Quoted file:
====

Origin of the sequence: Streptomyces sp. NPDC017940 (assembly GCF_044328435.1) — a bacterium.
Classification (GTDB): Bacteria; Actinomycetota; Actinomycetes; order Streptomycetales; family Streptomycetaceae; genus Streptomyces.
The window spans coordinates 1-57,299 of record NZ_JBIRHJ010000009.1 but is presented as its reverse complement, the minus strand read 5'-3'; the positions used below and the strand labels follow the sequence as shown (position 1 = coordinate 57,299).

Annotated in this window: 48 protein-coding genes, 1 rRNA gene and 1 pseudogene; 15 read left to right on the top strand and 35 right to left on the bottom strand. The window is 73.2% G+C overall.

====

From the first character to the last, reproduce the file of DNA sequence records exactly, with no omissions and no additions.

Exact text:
Origin of the sequence: Streptomyces sp. NPDC017940 (assembly GCF_044328435.1) — a bacterium.
Classification (GTDB): Bacteria; Actinomycetota; Actinomycetes; order Streptomycetales; family Streptomycetaceae; genus Streptomyces.
The window spans coordinates 1-57,299 of record NZ_JBIRHJ010000009.1 but is presented as its reverse complement, the minus strand read 5'-3'; the positions used below and the strand labels follow the sequence as shown (position 1 = coordinate 57,299).

Annotated in this window: 48 protein-coding genes, 1 rRNA gene and 1 pseudogene; 15 read left to right on the top strand and 35 right to left on the bottom strand. The window is 73.2% G+C overall.